The website does, however, include this tiny, hard-to-find disclaimer: The views expressed are those of the author and are not necessarily those of Scientific American.

The author reposted the piece a few weeks later on, with an even more provocative clickbait headline: ADHD Brains Are the Most Creative: Why Do We Treat It Like a Disability?

The headline provides the reader’s first clue that the story following will be binary nonsense: the idea that there are “ADHD brains”—instead of millions of individuals who have various manifestations of a highly variable syndrome, along with endless variations on other human characteristics. By the way. creativity is a human characteristic.

After I left a comment at Scientific American, I read other comments.

To my surprise, Russell Barkley, PhD, a preeminent research scientist in the realm of ADHD, had already left a comment. He has given me permission to re-print it here. Please share this on Facebook, Twitter, in personal e-mails, or whenever you need a solid counter to the online nonsense. Instead of dumbing-down the dialogue around ADHD. we need to constantly work to emphasize the complexities of the human brain.

Dr. Barkley Responds:

Despite repeated assertions by trade book authors on ADHD, especially in adults, and now the author, Mr. Kaufman, the entire body of evidence available on any link of ADHD with increased creativity does not support such a link. What it does show is that people with ADHD range across the entire spectrum of creativity, variously measured, as does the general population. But there is no significant correlation between ADHD or its symptom severity and increased creativity.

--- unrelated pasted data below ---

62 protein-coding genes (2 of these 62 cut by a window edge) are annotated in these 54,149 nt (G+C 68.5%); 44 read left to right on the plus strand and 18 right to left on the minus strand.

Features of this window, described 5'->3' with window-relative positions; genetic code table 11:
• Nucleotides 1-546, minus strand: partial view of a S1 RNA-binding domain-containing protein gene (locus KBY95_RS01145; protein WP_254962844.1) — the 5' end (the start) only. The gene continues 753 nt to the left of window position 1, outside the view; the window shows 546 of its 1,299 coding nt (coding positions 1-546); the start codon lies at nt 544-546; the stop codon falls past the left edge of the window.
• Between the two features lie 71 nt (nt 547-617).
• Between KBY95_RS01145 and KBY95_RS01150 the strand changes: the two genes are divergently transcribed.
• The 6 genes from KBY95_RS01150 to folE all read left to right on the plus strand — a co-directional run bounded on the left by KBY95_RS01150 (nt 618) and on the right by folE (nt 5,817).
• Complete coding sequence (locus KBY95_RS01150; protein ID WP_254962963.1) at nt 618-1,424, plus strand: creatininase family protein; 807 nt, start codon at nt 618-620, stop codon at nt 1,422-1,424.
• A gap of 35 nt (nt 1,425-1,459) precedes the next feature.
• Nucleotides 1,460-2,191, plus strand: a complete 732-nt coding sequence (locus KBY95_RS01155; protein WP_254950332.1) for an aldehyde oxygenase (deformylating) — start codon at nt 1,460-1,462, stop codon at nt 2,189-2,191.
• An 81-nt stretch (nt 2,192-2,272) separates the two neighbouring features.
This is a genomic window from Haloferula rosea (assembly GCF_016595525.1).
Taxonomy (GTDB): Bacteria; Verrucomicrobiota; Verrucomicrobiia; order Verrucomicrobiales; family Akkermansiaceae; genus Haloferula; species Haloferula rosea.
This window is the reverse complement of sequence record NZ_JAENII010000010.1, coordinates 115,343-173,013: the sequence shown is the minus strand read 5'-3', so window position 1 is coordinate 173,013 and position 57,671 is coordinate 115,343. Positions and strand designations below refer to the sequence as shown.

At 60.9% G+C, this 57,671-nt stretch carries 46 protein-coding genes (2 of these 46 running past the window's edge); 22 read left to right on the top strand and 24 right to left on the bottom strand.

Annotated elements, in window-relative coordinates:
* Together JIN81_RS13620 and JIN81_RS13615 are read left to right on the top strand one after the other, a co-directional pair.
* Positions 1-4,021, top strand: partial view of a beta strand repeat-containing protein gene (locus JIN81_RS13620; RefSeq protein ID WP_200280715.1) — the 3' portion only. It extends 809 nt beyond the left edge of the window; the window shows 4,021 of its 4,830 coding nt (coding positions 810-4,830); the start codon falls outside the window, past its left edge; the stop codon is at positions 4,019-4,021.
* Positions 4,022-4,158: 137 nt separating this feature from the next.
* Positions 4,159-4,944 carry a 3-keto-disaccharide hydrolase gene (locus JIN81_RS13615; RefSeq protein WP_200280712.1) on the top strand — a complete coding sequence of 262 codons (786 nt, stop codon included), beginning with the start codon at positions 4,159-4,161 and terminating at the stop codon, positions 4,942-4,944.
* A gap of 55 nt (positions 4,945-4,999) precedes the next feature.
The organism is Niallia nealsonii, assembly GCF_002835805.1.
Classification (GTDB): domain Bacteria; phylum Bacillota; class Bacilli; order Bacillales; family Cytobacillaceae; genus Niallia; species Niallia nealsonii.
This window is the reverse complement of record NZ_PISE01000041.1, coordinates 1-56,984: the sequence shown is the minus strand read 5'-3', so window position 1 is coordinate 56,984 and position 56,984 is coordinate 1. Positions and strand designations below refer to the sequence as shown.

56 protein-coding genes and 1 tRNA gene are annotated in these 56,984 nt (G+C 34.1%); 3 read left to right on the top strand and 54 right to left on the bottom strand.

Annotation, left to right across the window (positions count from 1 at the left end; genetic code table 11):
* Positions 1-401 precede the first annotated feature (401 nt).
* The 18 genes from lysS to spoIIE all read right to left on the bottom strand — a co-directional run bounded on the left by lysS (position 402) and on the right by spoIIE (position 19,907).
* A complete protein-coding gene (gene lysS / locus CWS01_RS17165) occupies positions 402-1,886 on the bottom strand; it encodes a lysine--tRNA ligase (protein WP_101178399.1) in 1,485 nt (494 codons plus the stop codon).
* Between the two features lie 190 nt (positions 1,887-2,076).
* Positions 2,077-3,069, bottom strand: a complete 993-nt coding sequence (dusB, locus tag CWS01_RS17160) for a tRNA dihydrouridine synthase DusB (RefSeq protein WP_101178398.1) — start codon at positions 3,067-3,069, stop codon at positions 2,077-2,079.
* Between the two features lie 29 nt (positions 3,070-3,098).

This does not mean that some people with ADHD are not creative, for some surely are. It means that such creativity, among many other psychological abilities, comes not simply by virtue of the person having ADHD. Cherry-picking cases of creative people who have ADHD is not evidence of such a link. It is tantamount to selecting red-headed people with ADHD and then asserting that there is some important association between the two. Such anecdotes are not evidence.

Also noteworthy in Kaufman’s post: The apparent scientific citations marshaled to support the assertion that ADHD is related to increased creativity show no such thing. Indeed, several of the scientific papers found just the opposite or were not of studies of ADHD and creativity at all.

Deciphering Citations